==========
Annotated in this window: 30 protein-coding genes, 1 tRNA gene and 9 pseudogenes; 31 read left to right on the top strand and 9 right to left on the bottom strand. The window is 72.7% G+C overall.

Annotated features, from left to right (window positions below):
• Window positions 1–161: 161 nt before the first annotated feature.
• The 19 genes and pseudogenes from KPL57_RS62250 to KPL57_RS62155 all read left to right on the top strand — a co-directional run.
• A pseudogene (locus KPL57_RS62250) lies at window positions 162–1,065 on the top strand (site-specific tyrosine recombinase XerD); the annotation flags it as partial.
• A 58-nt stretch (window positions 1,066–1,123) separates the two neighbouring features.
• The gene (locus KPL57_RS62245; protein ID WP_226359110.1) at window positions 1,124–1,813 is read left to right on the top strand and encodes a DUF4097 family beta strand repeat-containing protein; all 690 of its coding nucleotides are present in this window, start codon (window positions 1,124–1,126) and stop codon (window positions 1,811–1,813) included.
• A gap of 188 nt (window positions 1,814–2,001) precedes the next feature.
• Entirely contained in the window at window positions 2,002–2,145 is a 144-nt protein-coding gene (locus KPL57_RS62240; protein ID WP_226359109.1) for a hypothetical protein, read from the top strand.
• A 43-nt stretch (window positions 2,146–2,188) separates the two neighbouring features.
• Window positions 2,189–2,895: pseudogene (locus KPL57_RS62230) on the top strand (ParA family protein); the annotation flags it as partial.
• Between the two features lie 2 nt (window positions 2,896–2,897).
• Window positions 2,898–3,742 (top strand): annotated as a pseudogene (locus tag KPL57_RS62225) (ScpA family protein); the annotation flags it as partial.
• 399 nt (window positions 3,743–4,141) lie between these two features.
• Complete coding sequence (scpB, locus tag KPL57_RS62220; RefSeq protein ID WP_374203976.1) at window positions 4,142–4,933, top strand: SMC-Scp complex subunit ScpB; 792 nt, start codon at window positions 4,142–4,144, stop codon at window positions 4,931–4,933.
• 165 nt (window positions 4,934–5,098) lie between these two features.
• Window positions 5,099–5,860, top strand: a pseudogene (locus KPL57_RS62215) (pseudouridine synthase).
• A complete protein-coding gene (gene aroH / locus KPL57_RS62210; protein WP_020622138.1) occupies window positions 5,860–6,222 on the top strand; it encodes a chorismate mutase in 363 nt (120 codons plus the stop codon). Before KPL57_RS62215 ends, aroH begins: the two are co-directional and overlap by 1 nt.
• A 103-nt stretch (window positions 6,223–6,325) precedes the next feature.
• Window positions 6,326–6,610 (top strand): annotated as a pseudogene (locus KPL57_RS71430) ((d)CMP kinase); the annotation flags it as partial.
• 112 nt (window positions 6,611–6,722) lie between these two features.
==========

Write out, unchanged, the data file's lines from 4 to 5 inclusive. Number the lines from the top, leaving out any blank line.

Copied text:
• The 19 genes and pseudogenes from KPL57_RS62250 to KPL57_RS62155 all read left to right on the top strand — a co-directional run.
• A pseudogene (locus KPL57_RS62250) lies at window positions 162–1,065 on the top strand (site-specific tyrosine recombinase XerD); the annotation flags it as partial.